The principle of storage limitation is much more enhanced in the new EU General Data Protection Regulation (GDPR), than it was in the Directive 95/46/EC. In fact, controllers were not particularly concerned with setting time limits for data retention so far. Under the new Regulation however the controller will have to determine the period of data retention, also taking into account the purposes of processing.
The Principle shall be read in light of the ‘right to be forgotten’, by which data subjects have the right to have their personal data erased, in some cases even before the end of the retention period. Everyone indeed, even if he/she has given consent to the processing of his/her data, has the right to withdraw that consent.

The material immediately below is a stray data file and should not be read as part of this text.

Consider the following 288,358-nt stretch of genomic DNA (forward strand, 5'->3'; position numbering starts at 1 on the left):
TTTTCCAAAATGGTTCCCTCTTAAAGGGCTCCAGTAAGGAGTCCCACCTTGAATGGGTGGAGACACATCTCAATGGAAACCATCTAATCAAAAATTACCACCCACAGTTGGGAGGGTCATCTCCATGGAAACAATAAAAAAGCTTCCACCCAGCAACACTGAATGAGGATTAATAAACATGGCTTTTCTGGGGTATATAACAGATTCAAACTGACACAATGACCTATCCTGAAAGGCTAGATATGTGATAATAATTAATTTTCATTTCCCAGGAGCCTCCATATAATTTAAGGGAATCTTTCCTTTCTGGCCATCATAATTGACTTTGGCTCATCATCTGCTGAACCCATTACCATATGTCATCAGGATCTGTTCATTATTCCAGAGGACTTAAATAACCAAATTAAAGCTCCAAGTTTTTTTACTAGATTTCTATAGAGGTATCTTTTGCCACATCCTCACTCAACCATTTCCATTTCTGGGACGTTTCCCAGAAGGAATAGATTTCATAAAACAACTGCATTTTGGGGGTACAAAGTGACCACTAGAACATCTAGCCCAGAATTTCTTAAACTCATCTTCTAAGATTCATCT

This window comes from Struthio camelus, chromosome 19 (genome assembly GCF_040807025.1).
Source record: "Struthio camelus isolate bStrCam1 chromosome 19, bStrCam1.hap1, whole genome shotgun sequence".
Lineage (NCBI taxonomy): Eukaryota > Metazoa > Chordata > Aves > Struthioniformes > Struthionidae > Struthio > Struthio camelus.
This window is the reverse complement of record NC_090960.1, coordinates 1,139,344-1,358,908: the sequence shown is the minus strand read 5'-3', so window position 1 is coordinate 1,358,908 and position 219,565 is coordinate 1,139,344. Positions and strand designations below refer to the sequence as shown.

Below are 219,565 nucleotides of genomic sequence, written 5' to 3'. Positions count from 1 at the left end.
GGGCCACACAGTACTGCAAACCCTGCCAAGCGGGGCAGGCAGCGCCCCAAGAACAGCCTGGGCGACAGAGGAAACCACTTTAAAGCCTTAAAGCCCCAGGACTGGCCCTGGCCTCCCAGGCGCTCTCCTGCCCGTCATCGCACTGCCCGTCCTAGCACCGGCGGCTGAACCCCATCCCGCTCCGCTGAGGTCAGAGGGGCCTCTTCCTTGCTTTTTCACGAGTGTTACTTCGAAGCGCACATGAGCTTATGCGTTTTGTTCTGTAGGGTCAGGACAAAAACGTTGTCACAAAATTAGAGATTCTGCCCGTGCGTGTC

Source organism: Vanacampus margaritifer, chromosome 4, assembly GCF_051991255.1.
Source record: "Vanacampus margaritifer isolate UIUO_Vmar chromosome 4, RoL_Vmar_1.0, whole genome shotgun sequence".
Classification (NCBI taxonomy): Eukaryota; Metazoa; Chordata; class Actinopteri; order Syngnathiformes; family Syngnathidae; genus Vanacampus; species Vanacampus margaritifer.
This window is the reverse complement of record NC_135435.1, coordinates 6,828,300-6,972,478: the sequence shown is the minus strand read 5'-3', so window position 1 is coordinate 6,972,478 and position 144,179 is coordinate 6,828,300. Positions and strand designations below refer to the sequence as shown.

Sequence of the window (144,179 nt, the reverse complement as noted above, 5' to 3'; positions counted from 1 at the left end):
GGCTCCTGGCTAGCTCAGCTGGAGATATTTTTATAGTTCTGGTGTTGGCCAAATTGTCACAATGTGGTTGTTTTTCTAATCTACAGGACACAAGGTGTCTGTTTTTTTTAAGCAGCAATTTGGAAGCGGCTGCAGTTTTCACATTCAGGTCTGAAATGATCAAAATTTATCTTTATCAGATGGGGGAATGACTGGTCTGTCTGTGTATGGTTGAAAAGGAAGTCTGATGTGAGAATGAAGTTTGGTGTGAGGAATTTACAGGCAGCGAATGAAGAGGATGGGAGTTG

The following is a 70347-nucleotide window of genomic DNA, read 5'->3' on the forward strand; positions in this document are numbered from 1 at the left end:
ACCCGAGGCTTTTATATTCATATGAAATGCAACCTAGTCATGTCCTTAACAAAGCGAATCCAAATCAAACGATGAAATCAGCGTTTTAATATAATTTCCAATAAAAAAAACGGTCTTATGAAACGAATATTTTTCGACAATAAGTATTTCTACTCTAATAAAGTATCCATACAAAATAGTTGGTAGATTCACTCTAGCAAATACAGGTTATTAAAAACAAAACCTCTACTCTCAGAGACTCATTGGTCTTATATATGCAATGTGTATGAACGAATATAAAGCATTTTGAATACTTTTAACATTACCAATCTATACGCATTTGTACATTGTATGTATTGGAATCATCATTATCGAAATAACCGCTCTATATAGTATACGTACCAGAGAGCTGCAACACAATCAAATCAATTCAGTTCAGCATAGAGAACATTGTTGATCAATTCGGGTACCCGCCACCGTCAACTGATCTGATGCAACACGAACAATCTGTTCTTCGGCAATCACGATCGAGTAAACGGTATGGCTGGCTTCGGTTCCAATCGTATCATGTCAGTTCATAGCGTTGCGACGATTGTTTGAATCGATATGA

Finally, the principle of integrity and the principle of confidentiality are two key pillars of the GDPR. What are they about? In essence, in order to have a fair processing, it is necessary that the security of data is ensured. This can be achieved not only through technical and IT security measures, but also through organisational measures. These shall ensure that no unauthorized data processing, unlawful processing, loss or destruction of data occurs. It is therefore duty of the person in charge of the processing, to ensure that the personal data does not end up in the wrong hands and that they are not destroyed, altered or publicly disclosed.
The issue of data security is further developed and discussed in Chapter IV of the Regulation.